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Marshall v. University of Maryland Medical Center

United States District Court, D. Maryland

December 12, 2018

SHEILA M. MARSHALL, Plaintiff,
v.
UNIVERSITY OF MARYLAND MEDICAL CENTER, Defendant.

          REPORT AND RECOMMENDATIONS

          Stephanie A. Gallagher United States Magistrate Judge.

         This matter has been referred to me for discovery disputes and related scheduling matters. ECF 16. This Report and Recommendations addresses Plaintiff Sheila M. Marshall's (“Marshall”) failure to comply with this Court's August 6, 2018 Order, granting in part Defendant University of Maryland Medical Center's (“UMMC”) Motion to Compel. ECF 20. I have reviewed Marshall's Response to this Court's Show Cause Order, UMMC's Status Report, Marshall's Amended Response to this Court's November 15, 2018 Order, and UMMC's Reply. ECF 35, 37, 40, 41. In its Reply, in accordance with the stated intent in the Show Cause Order, ECF 34, and the November 15, 2018 Order, ECF 38, UMMC requests that Marshall be precluded from presenting evidence relating to any mental health conditions at trial. ECF 41. I will construe UMMC's Reply as a Motion for Sanctions and, because UMMC seeks a dispositive sanction as to one component of Plaintiff's claims, will address the request in the form of a Report and Recommendations to Judge Chuang. No. hearing is deemed necessary. See Loc. R. 105.6 (D. Md. 2018). For the reasons stated below, I recommend that Judge Chuang preclude Ms. Marshall from presenting evidence relating to any mental health conditions at trial.

         I. BACKGROUND

         On September 19, 2017, Marshall filed suit against her former employer, UMMC, alleging disability discrimination, failure to accommodate, retaliation, and wrongful discharge, in violation of the Americans with Disabilities Act of 1990, as amended 42 U.S.C. § 12101 et seq. (ADA), Maryland's Fair Employment Practices Act, Md. Ann. Code (1957, 2003 Repl. Vol.) Art. 49B §§ 7, 16, and Maryland's common law of wrongful discharge. ECF 1 ¶ 1. Marshall worked as a Senior Clinical Nurse I at UMMC from September 10, 2009, through her termination on April 12, 2017. Id. ¶¶ 5, 7, 10. According to Marshall, on July 8, 2014, she “sustained an on the job injury to her back while she was restraining a combative patient[, ] causing her to become physically impaired.” Id. ¶ 11. As a result of her injury, Marshall filed a worker's compensation claim, and also alleges that she developed: (1) depression due to the pain and suffering and subsequent lifestyle changes; and (2) psychiatric trauma stemming from UMMC's “harassment, increase [sic] manipulation, and retaliatory behavior . . . .” Id. ¶ 11.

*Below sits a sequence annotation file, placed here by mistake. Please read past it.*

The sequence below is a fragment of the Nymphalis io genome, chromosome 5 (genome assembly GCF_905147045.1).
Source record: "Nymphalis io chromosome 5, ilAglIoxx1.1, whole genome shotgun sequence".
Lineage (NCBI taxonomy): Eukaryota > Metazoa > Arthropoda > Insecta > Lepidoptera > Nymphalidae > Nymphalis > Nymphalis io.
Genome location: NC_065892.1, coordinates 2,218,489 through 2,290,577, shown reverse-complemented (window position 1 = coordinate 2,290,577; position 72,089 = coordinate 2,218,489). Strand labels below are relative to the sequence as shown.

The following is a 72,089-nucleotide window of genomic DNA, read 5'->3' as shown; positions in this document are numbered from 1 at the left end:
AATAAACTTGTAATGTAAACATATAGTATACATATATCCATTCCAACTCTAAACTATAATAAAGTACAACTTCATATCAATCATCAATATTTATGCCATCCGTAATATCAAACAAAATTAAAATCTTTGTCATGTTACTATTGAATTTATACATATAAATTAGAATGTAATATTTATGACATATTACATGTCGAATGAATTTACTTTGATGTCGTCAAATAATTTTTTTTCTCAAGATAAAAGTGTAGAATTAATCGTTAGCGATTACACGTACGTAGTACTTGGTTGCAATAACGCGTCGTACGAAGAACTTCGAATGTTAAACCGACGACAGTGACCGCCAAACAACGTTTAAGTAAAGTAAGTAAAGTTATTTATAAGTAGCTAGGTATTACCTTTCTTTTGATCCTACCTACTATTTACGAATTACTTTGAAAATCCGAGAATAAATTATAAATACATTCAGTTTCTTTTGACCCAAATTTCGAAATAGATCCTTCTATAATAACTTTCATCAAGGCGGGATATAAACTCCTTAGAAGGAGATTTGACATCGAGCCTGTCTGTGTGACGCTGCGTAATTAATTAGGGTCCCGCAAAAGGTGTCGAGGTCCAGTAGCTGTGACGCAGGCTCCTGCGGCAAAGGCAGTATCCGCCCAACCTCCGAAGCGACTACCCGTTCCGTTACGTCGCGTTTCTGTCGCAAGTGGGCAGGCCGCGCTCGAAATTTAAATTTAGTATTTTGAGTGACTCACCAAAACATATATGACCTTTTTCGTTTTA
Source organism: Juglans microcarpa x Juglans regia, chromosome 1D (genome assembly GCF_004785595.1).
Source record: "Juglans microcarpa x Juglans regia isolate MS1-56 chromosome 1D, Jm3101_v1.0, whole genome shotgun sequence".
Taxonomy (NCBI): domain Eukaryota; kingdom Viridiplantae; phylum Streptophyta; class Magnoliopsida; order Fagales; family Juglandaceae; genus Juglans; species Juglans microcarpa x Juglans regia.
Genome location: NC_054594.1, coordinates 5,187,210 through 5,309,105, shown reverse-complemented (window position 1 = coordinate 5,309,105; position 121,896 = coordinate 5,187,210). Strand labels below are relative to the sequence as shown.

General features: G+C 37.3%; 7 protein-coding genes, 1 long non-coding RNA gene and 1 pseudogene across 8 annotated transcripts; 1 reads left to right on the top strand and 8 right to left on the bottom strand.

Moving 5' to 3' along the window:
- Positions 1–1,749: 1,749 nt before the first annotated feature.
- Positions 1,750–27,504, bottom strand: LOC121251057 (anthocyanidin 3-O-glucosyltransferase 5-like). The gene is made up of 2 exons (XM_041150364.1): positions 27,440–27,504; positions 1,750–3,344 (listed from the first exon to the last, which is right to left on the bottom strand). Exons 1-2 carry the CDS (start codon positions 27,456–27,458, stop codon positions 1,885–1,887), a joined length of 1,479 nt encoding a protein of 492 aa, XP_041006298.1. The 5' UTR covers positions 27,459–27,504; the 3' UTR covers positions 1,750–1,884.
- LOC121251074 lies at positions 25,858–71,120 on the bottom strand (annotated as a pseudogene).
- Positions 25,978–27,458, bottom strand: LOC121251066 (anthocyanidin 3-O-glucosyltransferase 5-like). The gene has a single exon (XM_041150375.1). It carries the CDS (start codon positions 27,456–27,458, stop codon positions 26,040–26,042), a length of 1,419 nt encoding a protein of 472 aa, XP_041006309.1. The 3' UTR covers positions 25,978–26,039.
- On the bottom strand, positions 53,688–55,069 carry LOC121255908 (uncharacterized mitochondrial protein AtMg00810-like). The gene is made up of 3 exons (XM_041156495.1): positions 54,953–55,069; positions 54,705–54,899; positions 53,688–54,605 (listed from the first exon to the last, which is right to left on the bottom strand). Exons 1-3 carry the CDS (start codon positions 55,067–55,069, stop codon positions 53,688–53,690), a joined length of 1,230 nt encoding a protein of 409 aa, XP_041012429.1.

According to Marshall, after a “few weeks of absence, ” she returned to work in the Medical Intermediate Care Unit, subject to light duty work restrictions ordered by her doctor. Id. ¶ 12. The Unit's Nurse Manager, Ruth Borkoski, however, informed Marshall that “she did not had [sic] a continuous light duty position on the unit, ” and Marshall was transferred to the Bariatric Surgical Office in a non-nurse position. Id. Marshall alleges that after “complaining of unwelcoming behavior by one of her coworkers, ” she was then reassigned to the Liver Transplant Department (“LTD”). Id. Marshall alleges that UMMC subjected her to a hostile work environment upon returning to work, failed to properly train her for work in the LTD, and failed to accommodate her medical restrictions. Id. ¶ 13. For instance, Marshall alleges that, despite being aware that cold temperatures “interfered with [her] injuries, ” the LTD Manager moved Marshall's work station “where the air conditioner would blow directly on [her]” and “intentionally ignored [Marshall's] request to adjust the temperature. Id. ¶ 15. Moreover, Marshall contends that, in September 2015, her orthopedic surgeon prescribed her a standing desk, ergonomic chair, and a headphone set, but UMMC failed to provide said equipment for more than six months. Id. ¶ 16.

         Thereafter, on September 28, 2015, Marshall was transferred to a Case Management Department/Utilization Review position, where Marshall alleges she continued to be subjected to a hostile work environment. Id. ¶ 17. According to Marshall, on May 27, 2016, she was involuntarily placed on leave until January 13, 2017, when she was cleared to return to a Nurse Audit position, beginning on February 6, 2017. Id. ¶¶ 18-19. Prior to returning, however, Marshall contends that UMMC: (1) informed her that the Nurse Audit position was no longer available; (2) failed to identify any other positions that accommodated her medical restrictions; and (3) involuntarily terminated her on April 12, 2017. Id. ¶ 19. In addition to injunctive relief, reinstatement, economic losses resulting from unlawful termination, attorneys' fees and costs, and punitive damages, Marshall seeks damages as a result of “mental anguish” allegedly caused by UMMC, in the amount of $300, 000. Id. at 9-10.